Galapagos Islands: A Travel Adventure for the Bio-Curious

Charlie Bennett is an aspiring travel writer whose work appears courtesy of Galapagos Travel specialists

The Galapagos Islands

Technically an archipelago, Galapagos is a collection of tiny volcanic islands on which you can observe a number of plant and animal species that do not exist anywhere else in the world. Scientists have long been fascinated by Galapagos, studying the unique life forms innate to the islands and hypothesizing as to how these amazingly distinctive creatures evolved.

Speaking of the science of evolution, it was at the Galapagos Islands in 1831 that a young man named Charles Darwin began observing the incredible phenomenon that would later be the foundation of his revolutionary theories on the evolution of life through natural selection.

For me, a trek to the Galapagos fulfilled my lust for both history and nature. It was truly an ideal travel destination.


The Trip

Generally, I’m an independent vacationer. I fancy myself a sophisticated and savvy traveler, and as such I generally eschew guided tours, cruises, and the like. However, I had to sing a bit of a different tune when planning my trip to the Galapagos. You see, in order to see as many islands as possible—and in fact to even step foot on certain islands—you have to be on a guided cruise. Even if you want to be more independent, you have to have at least a tour guide before you are lawfully allowed to even set foot on any of the islands.

Fortunately, there are many options available for guided tours and/or cruises. The advantage of the cruise is that your journeys to the individual islands are all taken care of no—need to worry about arranging for transportation. And furthermore, as there are only two cities on the Galapagos on which overnight accommodations are available, staying on the cruise ship allows you to spend more time on the more distant islands than you otherwise would if you were having to travel to and from each day.

After mulling the options, I decided on a nine-day cruise in a smallish yacht that seated about 16 passengers because I wanted to see as much of the outer islands as possible, and I didn’t want to have to battle large crowds to see the all the glorious animals at our stops.

The Animals

Among the amazing animals that I was delighted to be able to observe and in some cases touch:

The Famous Finches: There are around a dozen varieties of Galapagos finches and they are abundant on most of the islands, buzzing about ubiquitously. I had heard that these friendly birds—which are said to have been the impetus for Darwin’s original thoughts on evolution—would even fly up to you and eat out of your hand. Sadly, I didn’t get to experience this.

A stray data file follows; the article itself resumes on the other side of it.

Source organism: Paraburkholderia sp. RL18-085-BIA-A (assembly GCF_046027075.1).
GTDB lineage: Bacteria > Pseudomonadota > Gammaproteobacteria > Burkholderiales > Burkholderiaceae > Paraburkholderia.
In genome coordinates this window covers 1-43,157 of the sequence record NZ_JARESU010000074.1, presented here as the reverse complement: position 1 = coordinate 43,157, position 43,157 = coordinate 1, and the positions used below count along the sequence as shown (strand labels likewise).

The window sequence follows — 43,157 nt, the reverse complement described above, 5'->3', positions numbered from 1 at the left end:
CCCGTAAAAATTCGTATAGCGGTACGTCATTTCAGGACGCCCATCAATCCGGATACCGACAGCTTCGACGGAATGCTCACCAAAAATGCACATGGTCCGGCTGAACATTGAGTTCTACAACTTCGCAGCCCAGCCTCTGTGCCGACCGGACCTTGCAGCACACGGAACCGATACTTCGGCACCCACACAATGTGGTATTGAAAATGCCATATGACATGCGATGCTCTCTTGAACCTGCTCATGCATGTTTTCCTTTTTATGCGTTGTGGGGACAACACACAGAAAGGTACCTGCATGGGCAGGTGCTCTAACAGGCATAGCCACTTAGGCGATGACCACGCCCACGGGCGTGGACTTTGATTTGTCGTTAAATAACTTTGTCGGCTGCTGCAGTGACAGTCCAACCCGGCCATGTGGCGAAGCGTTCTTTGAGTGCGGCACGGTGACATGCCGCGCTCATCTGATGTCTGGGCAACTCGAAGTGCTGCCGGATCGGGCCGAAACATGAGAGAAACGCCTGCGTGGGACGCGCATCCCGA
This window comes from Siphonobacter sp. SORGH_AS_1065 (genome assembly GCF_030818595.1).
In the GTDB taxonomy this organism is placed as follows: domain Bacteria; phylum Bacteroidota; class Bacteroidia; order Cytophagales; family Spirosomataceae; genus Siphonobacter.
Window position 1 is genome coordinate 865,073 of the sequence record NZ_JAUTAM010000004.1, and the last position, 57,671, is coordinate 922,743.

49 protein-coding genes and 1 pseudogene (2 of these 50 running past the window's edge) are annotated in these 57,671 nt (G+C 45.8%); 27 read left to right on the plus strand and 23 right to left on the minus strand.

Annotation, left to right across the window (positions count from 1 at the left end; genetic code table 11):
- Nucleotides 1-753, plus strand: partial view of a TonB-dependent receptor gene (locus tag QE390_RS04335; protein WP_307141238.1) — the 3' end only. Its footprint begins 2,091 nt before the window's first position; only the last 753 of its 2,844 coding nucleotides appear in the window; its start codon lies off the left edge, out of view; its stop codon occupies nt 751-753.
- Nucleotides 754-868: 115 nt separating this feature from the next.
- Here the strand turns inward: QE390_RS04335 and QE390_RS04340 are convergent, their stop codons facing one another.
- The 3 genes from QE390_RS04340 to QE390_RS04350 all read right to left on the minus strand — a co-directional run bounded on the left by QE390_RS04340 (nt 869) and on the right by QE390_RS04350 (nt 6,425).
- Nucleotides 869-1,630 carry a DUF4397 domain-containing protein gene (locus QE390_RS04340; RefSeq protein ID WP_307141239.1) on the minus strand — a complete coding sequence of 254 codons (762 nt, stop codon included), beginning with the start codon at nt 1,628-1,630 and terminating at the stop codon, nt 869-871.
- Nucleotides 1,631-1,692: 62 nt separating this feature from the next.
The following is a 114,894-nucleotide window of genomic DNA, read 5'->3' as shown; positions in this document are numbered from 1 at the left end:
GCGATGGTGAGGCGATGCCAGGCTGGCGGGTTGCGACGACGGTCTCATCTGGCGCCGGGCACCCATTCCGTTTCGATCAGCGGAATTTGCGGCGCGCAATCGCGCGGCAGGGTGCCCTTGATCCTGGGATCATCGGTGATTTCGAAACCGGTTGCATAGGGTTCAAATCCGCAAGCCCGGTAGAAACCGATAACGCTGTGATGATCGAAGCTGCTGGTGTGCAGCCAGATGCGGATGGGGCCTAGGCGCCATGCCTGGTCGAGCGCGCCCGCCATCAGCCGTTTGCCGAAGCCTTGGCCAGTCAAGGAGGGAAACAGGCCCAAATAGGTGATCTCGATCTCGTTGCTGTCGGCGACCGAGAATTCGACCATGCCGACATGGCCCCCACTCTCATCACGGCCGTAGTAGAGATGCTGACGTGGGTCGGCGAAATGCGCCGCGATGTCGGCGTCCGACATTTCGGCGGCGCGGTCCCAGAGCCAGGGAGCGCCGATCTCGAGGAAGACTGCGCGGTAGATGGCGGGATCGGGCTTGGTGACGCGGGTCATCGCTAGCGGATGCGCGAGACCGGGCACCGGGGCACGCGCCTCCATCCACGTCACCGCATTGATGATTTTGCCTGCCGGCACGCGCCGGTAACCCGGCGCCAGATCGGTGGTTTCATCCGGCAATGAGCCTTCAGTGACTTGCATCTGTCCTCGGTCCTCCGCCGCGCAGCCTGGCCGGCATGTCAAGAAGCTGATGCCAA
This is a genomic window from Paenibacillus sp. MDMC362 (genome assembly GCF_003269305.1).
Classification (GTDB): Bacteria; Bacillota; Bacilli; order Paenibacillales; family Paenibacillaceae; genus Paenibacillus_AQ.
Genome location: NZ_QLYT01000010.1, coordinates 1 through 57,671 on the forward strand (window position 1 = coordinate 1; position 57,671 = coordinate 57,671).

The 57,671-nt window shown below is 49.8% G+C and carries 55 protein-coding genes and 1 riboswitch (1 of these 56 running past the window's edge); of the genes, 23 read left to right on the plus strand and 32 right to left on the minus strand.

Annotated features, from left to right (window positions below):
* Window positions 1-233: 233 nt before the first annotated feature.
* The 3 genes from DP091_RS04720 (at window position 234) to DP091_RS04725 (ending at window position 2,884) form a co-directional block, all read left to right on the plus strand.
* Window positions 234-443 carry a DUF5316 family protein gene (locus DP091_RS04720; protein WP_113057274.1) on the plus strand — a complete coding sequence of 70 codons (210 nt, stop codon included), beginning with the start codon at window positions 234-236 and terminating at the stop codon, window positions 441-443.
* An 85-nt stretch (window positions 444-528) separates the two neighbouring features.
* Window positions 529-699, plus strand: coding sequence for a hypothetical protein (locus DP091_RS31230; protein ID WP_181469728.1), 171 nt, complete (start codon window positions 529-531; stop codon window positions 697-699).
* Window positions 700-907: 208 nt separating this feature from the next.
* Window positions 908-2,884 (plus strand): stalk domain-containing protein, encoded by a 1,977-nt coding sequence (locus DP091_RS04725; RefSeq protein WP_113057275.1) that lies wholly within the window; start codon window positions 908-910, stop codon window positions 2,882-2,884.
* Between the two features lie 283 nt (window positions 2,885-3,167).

Galapagos Tortoise: These majestic creatures are what give the islands its name (not the other way around) and they are incredibly amusing creatures that come in several varieties (unfortunately, a few of them are going extinct) throughout the islands. These slow but friendly creatures are one of the oldest living vertebrates in the world, routinely living over 100 years old (and reportedly as long as 200 years in rare instances).

The Blue-Footed Booby: This distinctive long-winged seabird is most notably characterized by its vibrant blue feet, which can be found pitter-pattering up and down the beaches in the late evenings after they have returned from sea with their bounties of food. Male boobies have an even brighter, more vibrant blue hue on their feet, which they show off to the opposite gender in a lovable mating ritual.

Galapagos Sea Lion: Members of the sea lion species that is exclusive to the Galapagos can be found along the beaches, regaling tourists with their entertaining antics. They are abundant throughout the islands and they like to sunbathe alongside humans on the sandy beaches and rocky outcroppings throughout the islands. Not only are they very social, they are quite vocal, their distinctive yelp known as the “welcoming shout” of the islands.


To get the most out of a Galapagos excursion, I highly recommend you take a small-ship cruise of at least a week. As I mentioned before, there are certain islands that are completely inaccessible if you are not on a guided cruise. If you are particularly budget-conscious, consider booking your trip during low-season (late April to early July) when fares are a bit cheaper.

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